What is a Christingle and what does it represent?  What does it look like?

Here is a picture: 

The orange represents the world or earth, the red tape represents the love or blood of Christ and it is placed around the centre of the world or earth - this is of course the equator.  The toothpicks represent the four poles or four corners of the world, north, east, south, and west.  The candies and dried fruit represent all of God’s creations The lit candle represents Jesus’s light in the world, bringing hope to people living in darkness.

In the church service, we hear the story of the birth of Jesus and the prophecies.  We sing some carols and then we go forward and collect our Christingles.  We return to our seats and then one person lights their Christingle from the Pascal (Easter) candle and then they pass the light on to other Christingles.  Eventually each person is holding a lit Christingle and we sing Silent Night. It is a lovely service and churches are usually packed full.  There is also midnight mass and so one year I went to midnight mass.  The service was done without artificial light and we had communion at the end.  I had never been to midnight mass and wanted to go at least once because I had heard about it on television shows.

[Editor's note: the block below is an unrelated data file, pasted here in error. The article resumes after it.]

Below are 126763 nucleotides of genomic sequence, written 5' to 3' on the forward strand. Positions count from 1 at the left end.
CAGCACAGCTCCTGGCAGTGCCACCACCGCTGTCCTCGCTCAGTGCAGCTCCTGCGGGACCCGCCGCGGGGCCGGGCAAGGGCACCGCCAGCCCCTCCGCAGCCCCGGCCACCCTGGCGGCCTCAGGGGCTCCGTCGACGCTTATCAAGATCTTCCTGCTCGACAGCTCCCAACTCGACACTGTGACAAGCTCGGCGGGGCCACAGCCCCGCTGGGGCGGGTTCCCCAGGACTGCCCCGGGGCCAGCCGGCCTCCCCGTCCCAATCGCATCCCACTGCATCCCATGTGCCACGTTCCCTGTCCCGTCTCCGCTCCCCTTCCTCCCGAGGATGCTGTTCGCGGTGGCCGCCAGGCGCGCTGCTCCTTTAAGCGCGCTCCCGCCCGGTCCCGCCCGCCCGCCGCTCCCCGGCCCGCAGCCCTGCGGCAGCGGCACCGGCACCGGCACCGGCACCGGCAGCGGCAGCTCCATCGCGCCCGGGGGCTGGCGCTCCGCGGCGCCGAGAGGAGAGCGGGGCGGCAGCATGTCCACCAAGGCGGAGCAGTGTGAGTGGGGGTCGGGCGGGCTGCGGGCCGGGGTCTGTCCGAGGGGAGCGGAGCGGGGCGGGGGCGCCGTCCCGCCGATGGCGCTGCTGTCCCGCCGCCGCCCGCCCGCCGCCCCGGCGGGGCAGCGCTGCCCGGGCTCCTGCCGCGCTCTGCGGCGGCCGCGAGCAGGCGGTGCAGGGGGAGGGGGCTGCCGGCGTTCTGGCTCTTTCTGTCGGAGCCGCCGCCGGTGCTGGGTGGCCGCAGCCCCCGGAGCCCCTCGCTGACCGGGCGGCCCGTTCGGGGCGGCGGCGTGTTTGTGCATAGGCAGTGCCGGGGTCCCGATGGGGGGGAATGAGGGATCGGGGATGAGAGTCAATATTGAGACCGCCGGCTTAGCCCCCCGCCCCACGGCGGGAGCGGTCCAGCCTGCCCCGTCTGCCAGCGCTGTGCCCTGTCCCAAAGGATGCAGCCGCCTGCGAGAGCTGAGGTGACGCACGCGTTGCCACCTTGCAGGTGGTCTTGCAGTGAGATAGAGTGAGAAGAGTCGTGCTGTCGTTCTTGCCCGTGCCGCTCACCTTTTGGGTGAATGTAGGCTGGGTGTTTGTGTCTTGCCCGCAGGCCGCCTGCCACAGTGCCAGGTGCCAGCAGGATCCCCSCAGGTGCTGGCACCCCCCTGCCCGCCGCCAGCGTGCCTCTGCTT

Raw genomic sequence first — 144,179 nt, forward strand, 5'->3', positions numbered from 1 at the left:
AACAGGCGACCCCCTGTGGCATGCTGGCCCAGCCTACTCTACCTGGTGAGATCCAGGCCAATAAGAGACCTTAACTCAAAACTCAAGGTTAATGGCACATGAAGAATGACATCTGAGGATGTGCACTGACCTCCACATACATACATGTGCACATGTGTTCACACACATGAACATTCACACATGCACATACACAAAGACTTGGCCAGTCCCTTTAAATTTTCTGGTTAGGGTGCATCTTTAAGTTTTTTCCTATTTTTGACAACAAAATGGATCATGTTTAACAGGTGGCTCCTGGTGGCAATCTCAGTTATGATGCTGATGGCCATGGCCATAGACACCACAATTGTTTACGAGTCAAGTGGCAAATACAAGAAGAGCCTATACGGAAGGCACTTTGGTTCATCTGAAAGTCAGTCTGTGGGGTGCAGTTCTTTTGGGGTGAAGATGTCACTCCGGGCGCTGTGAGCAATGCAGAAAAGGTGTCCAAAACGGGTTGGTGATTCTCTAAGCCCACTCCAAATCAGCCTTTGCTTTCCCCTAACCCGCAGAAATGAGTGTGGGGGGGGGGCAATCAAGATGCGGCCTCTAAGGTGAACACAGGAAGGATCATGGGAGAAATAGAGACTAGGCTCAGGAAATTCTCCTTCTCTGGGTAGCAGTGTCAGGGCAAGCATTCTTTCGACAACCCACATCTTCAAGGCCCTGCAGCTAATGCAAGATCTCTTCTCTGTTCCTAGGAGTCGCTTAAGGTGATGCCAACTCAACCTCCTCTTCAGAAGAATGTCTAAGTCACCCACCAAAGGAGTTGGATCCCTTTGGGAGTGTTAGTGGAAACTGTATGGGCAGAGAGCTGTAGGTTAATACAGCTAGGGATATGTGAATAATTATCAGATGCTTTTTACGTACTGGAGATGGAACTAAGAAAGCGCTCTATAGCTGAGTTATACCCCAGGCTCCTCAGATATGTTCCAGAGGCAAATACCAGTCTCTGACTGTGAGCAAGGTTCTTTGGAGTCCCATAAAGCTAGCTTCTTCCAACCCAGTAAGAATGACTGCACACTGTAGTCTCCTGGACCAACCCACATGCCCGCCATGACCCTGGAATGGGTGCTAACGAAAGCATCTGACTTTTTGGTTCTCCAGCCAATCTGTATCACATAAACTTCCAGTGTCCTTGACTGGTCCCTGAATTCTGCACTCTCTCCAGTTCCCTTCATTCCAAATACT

Kwanaza is something that I taught my daughter about but it is not something we celebrate or observe.  I heard about it and researched it.  I read about it here.  I think it is a nice celebration.  It goes from December 26th to January 1st.  There are seven core principles of Kwanzaa - one for each day.

The principles are:

  1. Umoja (Unity): To strive for and to maintain unity in the family, community, nation, and race.
  2. Kujichagulia (Self-Determination): To define and name ourselves, as well as to create and speak for ourselves.